So, there you have it, if you find a venue for this debate where the odds are totally stacked in Sarah Palin's favor -- like maybe a dogsled race that you quit halfway through? -- she's game! Otherwise, she'll get clobbered. This was "proven," you know! Totally "proven!" When she was afforded the opportunity to write an op-ed in the Washington Post -- free from any editors who might normally say things like, "No, this is wrong," or "Sorry, we actually would prefer to not insult or readers intelligence because we'd like them to keep buying our newspaper" -- and when said op-ed wasn't universally showered with praise and accolades, it absolutely "proved" that the media and Al Gore's friends and "commentators" were just out to get her. Millionaire lady gadabout just can't catch a break!

This is sort of Palin's de facto setting for media appearances. May I remind you, she hasn't even bothered to go on any of the Sunday morning political talk shows. Not even Fox News Sunday!
She won't even answer questions from reporters on her book tour, even in the most Republican areas like Utah.

Video Courtesy of KSL.com

Coward.

Oh, by the way, the Chinese believe that those who are wearing green hats are getting chumped. Guess those divorce rumors must be true!

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Fun is always free

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Sharp Contrast

Digby on Sunday:

Yesterday I wondered whether the president would come up to Capitol Hill today and finally lay down his own bottom line on health care reform, which Democratic Senators were insisting he needed to do to break the logjam.

Harry Reid just emerged from the meeting and said this about the Pubic Option:
Q: Senator Lieberman said that the president didn't mention the public option.Is that true and do you think that that's significant?

Reid: The President didn't say a lot of things. Senator Lieberman said that to me after the meeting also. But that doesn't mean it's not an issue just because the president talk about it.
If anyone's still wondering where the president stands on this, he stands where he always stood. On the side. Either he doesn't give a damn or he doesn't want it, you choose.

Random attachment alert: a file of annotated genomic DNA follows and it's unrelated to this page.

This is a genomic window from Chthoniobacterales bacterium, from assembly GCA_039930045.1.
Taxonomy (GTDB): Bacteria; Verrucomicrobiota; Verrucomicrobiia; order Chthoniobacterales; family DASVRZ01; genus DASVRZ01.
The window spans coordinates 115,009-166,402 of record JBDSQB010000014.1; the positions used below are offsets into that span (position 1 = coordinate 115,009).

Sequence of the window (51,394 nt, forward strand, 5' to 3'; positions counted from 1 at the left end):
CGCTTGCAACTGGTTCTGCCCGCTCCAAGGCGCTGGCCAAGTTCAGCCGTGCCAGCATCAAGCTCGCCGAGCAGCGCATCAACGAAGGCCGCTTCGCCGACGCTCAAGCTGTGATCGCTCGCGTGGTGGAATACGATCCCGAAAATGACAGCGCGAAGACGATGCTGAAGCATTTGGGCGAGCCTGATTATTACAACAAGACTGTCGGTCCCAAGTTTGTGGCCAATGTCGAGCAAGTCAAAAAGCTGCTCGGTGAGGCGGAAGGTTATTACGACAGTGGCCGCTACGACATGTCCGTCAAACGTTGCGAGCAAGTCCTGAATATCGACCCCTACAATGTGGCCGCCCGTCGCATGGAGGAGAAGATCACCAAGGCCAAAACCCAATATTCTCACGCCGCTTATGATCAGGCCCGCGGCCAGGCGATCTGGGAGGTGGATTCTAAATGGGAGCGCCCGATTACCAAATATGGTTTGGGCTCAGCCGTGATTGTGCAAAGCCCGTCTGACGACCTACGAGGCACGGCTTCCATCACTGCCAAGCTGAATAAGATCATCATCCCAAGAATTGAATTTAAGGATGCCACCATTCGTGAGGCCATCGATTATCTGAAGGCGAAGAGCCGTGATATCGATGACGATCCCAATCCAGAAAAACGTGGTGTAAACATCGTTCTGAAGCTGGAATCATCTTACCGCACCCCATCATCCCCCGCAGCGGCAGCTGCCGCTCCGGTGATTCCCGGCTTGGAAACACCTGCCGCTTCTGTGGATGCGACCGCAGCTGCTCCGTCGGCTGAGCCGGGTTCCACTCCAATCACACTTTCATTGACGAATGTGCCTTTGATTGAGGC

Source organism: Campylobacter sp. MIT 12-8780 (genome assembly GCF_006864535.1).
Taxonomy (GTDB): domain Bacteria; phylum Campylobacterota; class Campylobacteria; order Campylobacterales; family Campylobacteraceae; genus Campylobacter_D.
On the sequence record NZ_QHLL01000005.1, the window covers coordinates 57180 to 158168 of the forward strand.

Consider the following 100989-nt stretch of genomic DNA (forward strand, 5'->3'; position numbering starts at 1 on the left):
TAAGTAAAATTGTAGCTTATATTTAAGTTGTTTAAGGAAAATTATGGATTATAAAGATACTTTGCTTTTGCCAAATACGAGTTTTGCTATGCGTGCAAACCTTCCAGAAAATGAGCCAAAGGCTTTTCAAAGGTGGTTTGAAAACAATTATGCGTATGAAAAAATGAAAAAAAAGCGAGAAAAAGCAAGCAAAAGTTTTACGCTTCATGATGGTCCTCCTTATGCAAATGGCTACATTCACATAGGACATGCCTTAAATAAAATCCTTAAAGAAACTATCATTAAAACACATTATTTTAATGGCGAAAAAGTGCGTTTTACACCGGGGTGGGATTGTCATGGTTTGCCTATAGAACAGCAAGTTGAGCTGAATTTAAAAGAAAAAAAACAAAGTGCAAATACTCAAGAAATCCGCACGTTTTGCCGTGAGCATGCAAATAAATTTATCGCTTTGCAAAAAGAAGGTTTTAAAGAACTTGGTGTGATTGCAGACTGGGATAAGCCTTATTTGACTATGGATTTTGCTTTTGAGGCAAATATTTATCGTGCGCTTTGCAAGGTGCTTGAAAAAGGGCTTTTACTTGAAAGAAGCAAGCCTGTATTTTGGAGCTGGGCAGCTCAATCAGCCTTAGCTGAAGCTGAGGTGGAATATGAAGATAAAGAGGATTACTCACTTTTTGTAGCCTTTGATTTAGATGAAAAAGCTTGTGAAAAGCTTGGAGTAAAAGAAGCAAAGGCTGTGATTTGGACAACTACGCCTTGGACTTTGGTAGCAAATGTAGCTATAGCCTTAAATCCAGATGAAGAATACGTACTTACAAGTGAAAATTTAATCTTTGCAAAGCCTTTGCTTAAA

Senator Lieberman, on the other hand, clearly wants nothing other than to stick it to the liberals. That is why he's against the PO. And he wants everyone to know that. He's a vindictive, nasty piece of work and he doesn't care about his reputation, his legacy, his relationships or the future of the country. It's all about him. And the president and the majority leader seem to think, as always, that it's better to appease Holy Joe and let him win.
Compare that to what Daniel Schorr wrote about Bill Clinton warming up in the health care fight in February 1993:
Then, a massive attack is expected to be mounted against both the insurance and pharmaceutical industries. The president is already warming up for that with remarks like "The pharmaceutical industry spends $1 billion more each year on lobbying and advertising than it spends on developing new and better drugs."
Huge, huge difference.

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Twilight: New Moon

>> Wednesday, December 9, 2009

By some fluke, a friend and I went to see this tonight. I actually wanted to see The Fantastic Mr. Fox, but it was 8:30 when we arrived at the theater and Mr. Fox didn't start until 9:40. But New Moon was starting at 9:00. New Moon it was. I said that since that since practically no one would be in the theater, we could feel free to laugh at the cheese without worrying about being lynched by TwiHards.

I gave my friend the brief run down of what happened in the previous film. (I really hate that movie.) She was unfamiliar with it. I also told her some of the thrilling bits that happen in the final book, i.e. Jacob falling in love with a newborn. And she was like, if you were an immortal vampire, why would you spend almost a 100 years going to high school. Why exactly!